Play Angry – A Zenless Guide to Disc Golf – Chapter 13

Note: This is part 13 in a series of posts which make up the chapters of a tongue-in-cheek look at the game of disc golf and why we love it so much, despite the lack of reciprocated affection. It is not actually intended to improve your game…unless it does…in which case we’re happy to take the credit.

Chapter 13 – Maintaining Relationships Outside of Disc Golf

As you find yourself magnetically drawn to disc golf at every free moment, throwing plastic around the wonderfully diverse terrain of courses near and far, you might want to take a minute (between rounds, of course) to consider the important people in your life who do not play disc golf. If you can’t think of any such person in your life, then I’m uncertain whether you are blessed, or cursed. Most likely, there is somebody you love who is elsewhere, wondering where you are…wondering what you’re doing…wondering if you’ll be home for dinner…wondering if you love them anymore…and wondering if it’s worth the wait.

Let’s assume that this non-disc-golf relationship is important to you. Perhaps it is a wife, husband, or significant other. Or perhaps it is a mother, father, or longtime friend. Or perhaps it is a sadly neglected and starving pet. As much as you love disc golf, you can’t let a game become the catalyst for the destruction of every other important relationship in your life.

I know, it’s hard to believe, but some people can actually have other interests and pastimes. As much as you want to include them in your disc golf excursions and adventures, you’ll find that they often are uninterested. I tried to get my wife and all of my children interested in disc golf, but only my one son has been converted, and he started playing on a whim the same time that I did. The others simply weren’t interested, except in fleeting moments when appropriate bribes were offered as incentive.

I remember playing with a good friend once. He looked at me sideways while I bemoaned my failure to interest my wife in joining me for casual rounds.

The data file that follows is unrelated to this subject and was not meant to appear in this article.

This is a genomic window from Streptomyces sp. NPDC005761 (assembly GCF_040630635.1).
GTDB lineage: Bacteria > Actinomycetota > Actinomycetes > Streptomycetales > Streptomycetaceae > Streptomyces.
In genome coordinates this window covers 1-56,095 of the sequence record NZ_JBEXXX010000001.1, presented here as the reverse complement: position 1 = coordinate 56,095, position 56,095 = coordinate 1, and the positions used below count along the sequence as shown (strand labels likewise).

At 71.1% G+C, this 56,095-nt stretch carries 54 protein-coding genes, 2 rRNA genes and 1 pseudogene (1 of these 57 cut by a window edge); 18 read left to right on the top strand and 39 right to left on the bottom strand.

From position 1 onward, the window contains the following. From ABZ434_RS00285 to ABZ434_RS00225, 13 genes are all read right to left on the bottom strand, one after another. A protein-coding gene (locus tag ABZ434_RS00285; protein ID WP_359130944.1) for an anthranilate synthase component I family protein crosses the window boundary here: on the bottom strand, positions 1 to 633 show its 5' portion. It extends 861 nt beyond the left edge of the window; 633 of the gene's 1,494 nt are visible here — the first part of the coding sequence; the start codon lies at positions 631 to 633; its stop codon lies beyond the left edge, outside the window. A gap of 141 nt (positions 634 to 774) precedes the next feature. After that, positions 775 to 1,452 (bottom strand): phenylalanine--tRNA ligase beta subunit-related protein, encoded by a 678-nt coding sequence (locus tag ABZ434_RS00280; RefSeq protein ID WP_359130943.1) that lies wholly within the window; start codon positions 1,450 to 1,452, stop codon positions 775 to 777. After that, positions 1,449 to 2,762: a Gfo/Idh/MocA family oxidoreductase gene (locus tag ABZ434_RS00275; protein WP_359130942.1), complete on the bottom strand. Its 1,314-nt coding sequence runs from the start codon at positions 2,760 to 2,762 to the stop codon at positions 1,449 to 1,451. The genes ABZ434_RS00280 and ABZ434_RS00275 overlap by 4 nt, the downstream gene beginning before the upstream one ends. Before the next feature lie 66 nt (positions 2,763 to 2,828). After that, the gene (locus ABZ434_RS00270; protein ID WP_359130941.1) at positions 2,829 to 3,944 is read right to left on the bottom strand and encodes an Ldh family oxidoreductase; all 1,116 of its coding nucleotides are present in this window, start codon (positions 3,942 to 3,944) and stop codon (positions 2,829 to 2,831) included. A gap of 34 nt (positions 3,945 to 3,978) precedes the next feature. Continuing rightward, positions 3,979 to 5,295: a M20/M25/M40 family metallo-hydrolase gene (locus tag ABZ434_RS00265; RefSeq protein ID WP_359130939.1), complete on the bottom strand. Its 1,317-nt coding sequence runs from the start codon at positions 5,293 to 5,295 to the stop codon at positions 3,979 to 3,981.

“What? Are you crazy? Why would you want your wife to play? I play disc golf to get away from my wife and kids! It’s MY time!”

I was a bit shocked at first. But after more consideration, I was somewhat impressed by his ability to separate his disc golf life from his family life. He had severed them so cleanly in his mind that they could no longer occupy the same space. Maybe that was the solution to ridding myself of guilt. It wasn’t a matter of unwillingly and sadly excluding my family from disc golf– it is a matter of intentionally escaping the obligations and oppressive ties to my loved ones! Wait…what am I saying?

I still can’t help but wish that everybody and everything that I love could fit into the same space and time. Imagine the euphoria of having the people you most care about joined together with you in addictive matrimony to the game you love. Such heaven! Or at least, all guilt for negligence of one or the other would be washed away!

I read a zen-like quote about disc golf which basically said that we should leave all of our baggage in the car, because on the course it would be a distraction. Does that mean that I need to leave my worries about familial neglect in the car so that I can play a better round? I certainly know that I possess such baggage, because every time I tee off on the next hole I’m worrying about that dinner that was lovingly prepared for me that is now getting cold. I’m imagining the sadness that my loved ones are feeling in my absence. I’m wondering if I’d approve of the replacement parent that my children might have adopted by now.  I’m trying to remember if I fed the parakeets this morning, or yesterday, or any time during the last week. It’s all baggage, right? Leave it in the car!

I believe that the true solution to the conundrum of finding the time to play disc golf and to interact with the rest of the non-disc-golf world comes with balance. Face it– disc golf is taking you away from home for long stretches of time. There needs to be a more equal dedication between home and the course. So, bring the course home! Find a way to purchase as many portable baskets as possible and place them in your yard. That way you’re never too far away to hear the call of “dinner’s ready!” You’ll never miss the desperate cry for help with math homework. Plus, your dog knows where to find you and can chew up your discs if you neglect their instinctual needs. Problem solved!

“Hey, honey. I was thinking it would be really romantic if we lit a few candles tonight, set them out in the yard, snuggled up under the stars, and I could practice my putting. What do you think?”

Read More:

Chapter 1 – Why Do We Play?
Chapter 2 – Be the Basket / Be the Disc
Chapter 3 – It’s Always the Disc’s Fault
Chapter 4 – Achieving True Disc Lust
Chapter 5 – The Need for Companionship
Chapter 6 – Rules of Communication
Chapter 7 – Keeping Score
Chapter 8 – Disc Golf and Sports Injuries
Chapter 9 – Disc Prejudice and Brand Elitism
Chapter 10 – Golf with Frisbees
Chapter 11 – Properly Marking Your Disc
Chapter 12 – Crash Course Course Design
Chapter 13– Maintaining Relationships Outside of Disc Golf
Chapter 14 – How to Carry Your Plastic
Chapter 15 – Are You Ready for Tournament Play?
Chapter 16 – Pros are People Too
Chapter 17 – Loving the Hazards
Chapter 18 – Coping With Loss